Oct 15

more details about the angolan deportee who died whilst being deported

Deportation death: ‘Jimmy Mubenga was a good man’
Jimmy Mubenga’s wife tells of how devoted family man battled for years to resist deportation back to Angola

Matthew Taylor and Paul Lewis
The Guardian, Friday 15 October 2010
Article history

Jimmy Mubenga’s widow, Makenda Kambana: ‘The kids can’t stop crying’. Photograph: Graeme Robertson for the Guardian
Jimmy Mubenga spoke to his wife of more than 15 years for the last time from his seat between two private security guards at the back of BA flight 77 at Heathrow airport on Tuesday evening.

The 46-year-old Angolan, who had been fighting an increasingly desperate battle to stay in the UK for the last four years, had been allowed to make one last call as he waited for the plane bound for Luanda, in Angola, to take off.

“He was so sad, he was saying: ‘I don’t know what I am going to do, I don’t know what I am going to do,'” his wife, Makenda Kambana, told the Guardian today. “Then he said: ‘OK, just hang up and I will call you back’… but he never did call back.”

Mubenga, who was pronounced dead less than an hour later, had been in the UK for 16 years.

“I feel so sad … I don’t know, I was thinking if I was there to help him. The children just can’t stop crying and I don’t know what to say to them,” said his widow.

The couple had fled Angola in 1994. Today Mubenga’s lawyer, Hani Zubeidi, said he had been a student leader who had fallen out with the regime.

Kambana said: “They killed my father and they threatened to kill Jimmy. They were looking for him. We had no choice but to leave.”

She and her young son arrived in the UK in March 1994 and Mubenga joined them three months later. After a protracted legal battle he was granted exceptional leave to remain. Over the following 16 years the couple moved across London and had another four children. Mubenga worked as a forklift truck driver and was a devoted family man, his widow said, and the couple eventually settled in Ilford in Essex with their children, who are now aged 16 to seven months.

“We are happy as a family,” said Kambana. “Jimmy was a good man, a family man. He would do anything for the children. He would take them to school and pick them up, if I ever went to school they would all ask: ‘Where is Jimmy?’ Everyone knew him and he was a kind man. People liked him.”

In 2006 Mubenga was convicted of actual bodily harm and sentenced to two years following a brawl in a nightclub. After serving his sentence he was transferred to an immigration detention centre and his lawyer said he has been in and out of detention ever since as the family fought to stop him being deported. It is believed that his criminal conviction was a factor in his deportation.

“He was desperately worried about leaving his wife and family,” said Zubeidi yesterday. “He was a devoted family man and was extremely anxious about the impact his deportation would have on them all.”

Kambana said her husband had spent seven months at home earlier this year but on 23 August his final application for a judicial review was refused at the high court. A few weeks later he was picked up by immigration officials.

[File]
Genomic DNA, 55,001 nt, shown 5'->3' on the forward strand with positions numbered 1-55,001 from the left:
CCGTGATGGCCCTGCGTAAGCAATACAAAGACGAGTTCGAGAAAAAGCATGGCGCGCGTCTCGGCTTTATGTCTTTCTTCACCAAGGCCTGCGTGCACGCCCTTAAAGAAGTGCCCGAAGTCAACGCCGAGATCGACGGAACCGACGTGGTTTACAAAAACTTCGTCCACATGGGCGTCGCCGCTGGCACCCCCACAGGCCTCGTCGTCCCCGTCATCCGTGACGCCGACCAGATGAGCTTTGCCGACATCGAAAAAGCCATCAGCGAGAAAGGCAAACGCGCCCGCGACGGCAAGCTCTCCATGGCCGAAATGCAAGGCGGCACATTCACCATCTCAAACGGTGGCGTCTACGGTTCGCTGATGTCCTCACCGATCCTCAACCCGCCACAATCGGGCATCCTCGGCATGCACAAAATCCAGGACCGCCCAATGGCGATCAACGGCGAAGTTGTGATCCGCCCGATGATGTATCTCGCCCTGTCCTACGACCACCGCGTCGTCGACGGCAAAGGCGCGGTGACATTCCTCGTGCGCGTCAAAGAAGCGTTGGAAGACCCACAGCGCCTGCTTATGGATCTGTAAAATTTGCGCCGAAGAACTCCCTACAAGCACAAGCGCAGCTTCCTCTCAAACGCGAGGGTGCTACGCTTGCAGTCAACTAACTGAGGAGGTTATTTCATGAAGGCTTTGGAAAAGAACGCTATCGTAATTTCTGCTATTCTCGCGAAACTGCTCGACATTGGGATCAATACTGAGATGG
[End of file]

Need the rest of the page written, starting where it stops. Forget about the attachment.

“He had to go and report every Monday and he was leaving that day. He said to me don’t come with the baby because the weather is not good. Later he phoned and said ‘they told me to stay here’ and that was it,” she said.

She said her husband was given his deportation date later the same day. “He was crying and saying: ‘How can I be free, when will I be free? He was so sad. He did not want to leave the children.”

He was also worried about his safety in Angola. “They are still looking for him there,” said Kambana. “They want to kill him and he was worried that if he went he would never see his children again.”

Mubenga was then moved to the Brook House removal centre where he was kept until he was transferred to Heathrow on Tuesday. Kambana said she had spoken to him at about 3pm on the day he died and he had seemed reasonably calm.

“He was friendly with them [the guards]. They did not put him in handcuffs because he was good to them. I heard them asking him how are the children?”

However, when she last spoke to him on the plane she said he had seemed very sad. “He was so sad. He was saying: ‘I don’t know what I am going to do, I don’t know what I am going to do.’ ”

Witnesses have told the Guardian that Mubenga had been forcibly restrained by three security guards and had been shouting out that he could not breathe. One passenger said he heard him shout: “They are going to kill me.”

“You could hear the guy screaming at the back of the plane. He was saying ‘they are going to kill me.’ That’s what he repeatedly said. He was saying that right from when I got on the plane. He just kept repeating that all the way through.”

Mubenga was pronounced dead later that evening at Hillingdon hospital. Yesterday Kambana said his death had left the family numb with shock.

“I feel so sad. I don’t know, I was thinking – if I was there to help him. The children just can’t stop crying and I don’t know what to say to them.”


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1 comment

    • admin on October 26, 2010 at 8:49 am

    OK, the techies will look into it, many thanks!

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